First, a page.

And the problems that took down Ironlore have somewhat been lessened in the new DLC era. Imagine where Titan Quest would be today had DLC been more widespread back then? Okay...you haven't found a backer for "the next project" but while you're waiting and looking, your staff are busy building and selling additional content for your other products....instead of burning a lot of capital from one day to the next as you wait (well, maybe not "instead" but rather it could/would severely reduce the impact).

                      And then when the "Big-time Kickstarter" funds roll over you're off on the next big project.
                      Last edited by LostSoul; 04-12-2012, 07:28 PM.

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                      • #26
                        but i explicitly stated that the whole crowdfunding works differently from our current market economy - especially in light of its resorting to simplified explanations and observations regarding its own mechanisms. try being more creative with predictions (and for that see john cleese...)

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                        • #27
                          Then there's projects like this which get successfully funded in just a few days.

                          While attacking the author in the way they do is out of line, I'm still not sure what to think of such a project getting backing. All the power to him I guess, but I'd be surprised if there's not some form of drama at some stage.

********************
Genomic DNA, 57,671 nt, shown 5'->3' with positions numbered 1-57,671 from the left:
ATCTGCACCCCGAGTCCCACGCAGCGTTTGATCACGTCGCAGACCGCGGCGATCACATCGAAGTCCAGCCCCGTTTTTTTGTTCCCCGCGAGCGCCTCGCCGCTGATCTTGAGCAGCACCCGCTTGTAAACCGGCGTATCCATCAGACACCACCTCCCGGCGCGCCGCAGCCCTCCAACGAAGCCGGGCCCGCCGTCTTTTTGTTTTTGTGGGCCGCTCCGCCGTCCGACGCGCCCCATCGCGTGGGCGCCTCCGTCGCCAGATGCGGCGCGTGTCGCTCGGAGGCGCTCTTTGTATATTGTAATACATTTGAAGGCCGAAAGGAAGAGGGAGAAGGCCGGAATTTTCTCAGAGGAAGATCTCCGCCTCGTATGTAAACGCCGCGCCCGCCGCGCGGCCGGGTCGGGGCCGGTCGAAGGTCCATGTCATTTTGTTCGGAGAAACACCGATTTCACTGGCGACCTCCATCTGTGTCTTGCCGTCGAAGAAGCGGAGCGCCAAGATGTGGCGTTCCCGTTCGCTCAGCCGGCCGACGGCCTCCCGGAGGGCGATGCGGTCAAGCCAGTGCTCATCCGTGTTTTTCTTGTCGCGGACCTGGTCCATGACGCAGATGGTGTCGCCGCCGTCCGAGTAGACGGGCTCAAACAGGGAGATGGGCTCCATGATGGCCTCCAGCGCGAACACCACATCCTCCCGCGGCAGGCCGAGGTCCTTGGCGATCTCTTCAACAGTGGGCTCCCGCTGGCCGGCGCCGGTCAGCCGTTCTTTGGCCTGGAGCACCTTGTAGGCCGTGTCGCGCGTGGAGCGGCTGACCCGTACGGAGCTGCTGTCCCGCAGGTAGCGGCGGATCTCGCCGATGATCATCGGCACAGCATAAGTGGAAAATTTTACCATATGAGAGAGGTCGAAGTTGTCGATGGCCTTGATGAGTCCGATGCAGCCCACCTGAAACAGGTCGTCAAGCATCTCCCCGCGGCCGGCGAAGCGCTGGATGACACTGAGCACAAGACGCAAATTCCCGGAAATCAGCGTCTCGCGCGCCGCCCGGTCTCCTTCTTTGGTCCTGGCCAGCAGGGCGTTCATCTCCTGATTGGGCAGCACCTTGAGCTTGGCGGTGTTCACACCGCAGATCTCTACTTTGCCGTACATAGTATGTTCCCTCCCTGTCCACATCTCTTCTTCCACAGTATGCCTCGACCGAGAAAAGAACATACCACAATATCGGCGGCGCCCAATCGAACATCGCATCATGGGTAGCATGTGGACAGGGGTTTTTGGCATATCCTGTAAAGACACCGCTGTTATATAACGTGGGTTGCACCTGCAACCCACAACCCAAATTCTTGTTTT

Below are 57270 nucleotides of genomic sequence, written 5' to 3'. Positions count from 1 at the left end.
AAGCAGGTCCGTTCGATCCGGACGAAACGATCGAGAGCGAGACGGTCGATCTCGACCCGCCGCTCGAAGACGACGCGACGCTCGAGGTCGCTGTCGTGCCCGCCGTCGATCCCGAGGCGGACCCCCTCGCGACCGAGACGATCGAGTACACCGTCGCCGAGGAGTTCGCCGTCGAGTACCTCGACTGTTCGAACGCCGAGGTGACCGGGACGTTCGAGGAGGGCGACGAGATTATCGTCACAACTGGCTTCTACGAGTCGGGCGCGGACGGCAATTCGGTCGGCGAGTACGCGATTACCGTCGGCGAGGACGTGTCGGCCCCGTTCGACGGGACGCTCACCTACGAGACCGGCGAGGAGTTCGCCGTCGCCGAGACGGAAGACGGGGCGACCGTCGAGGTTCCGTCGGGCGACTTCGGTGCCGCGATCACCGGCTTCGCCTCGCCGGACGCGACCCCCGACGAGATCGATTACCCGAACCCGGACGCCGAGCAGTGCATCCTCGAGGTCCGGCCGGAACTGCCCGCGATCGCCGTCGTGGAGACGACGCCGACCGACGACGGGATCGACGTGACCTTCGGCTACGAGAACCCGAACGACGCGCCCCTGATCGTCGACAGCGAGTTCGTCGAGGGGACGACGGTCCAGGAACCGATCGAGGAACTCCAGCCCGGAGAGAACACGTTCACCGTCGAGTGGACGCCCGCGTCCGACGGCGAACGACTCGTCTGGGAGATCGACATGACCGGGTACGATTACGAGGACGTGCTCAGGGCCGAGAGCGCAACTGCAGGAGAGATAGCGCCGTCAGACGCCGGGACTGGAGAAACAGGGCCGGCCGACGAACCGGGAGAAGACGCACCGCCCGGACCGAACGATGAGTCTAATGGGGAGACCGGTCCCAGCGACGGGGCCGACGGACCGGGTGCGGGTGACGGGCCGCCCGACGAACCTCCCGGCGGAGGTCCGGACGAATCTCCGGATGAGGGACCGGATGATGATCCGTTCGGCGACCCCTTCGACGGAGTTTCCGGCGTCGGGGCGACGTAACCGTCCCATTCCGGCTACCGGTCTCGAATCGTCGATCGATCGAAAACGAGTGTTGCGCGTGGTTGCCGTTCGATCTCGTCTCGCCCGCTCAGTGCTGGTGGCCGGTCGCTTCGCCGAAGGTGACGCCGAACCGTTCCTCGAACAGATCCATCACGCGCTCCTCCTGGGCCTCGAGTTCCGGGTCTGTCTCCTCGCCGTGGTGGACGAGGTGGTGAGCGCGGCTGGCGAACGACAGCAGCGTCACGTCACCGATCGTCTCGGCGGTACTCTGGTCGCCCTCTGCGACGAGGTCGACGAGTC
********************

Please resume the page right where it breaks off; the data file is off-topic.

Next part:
http://www.kickstarter.com/projects/...-classic-desig
                          Praise the sun!

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                          • #28
                            Originally posted by Roros View Post
                            Then there's projects like this which get successfully funded in just a few days.

                            While attacking the author in the way they do is out of line, I'm still not sure what to think of such a project getting backing. All the power to him I guess, but I'd be surprised if there's not some form of drama at some stage.

                            http://www.kickstarter.com/projects/...-classic-desig
                            Omg i had quiet a laugh reading this one. But i cried thinking of the people that funded this garbage!
                            Legendary order and digital deluxe edition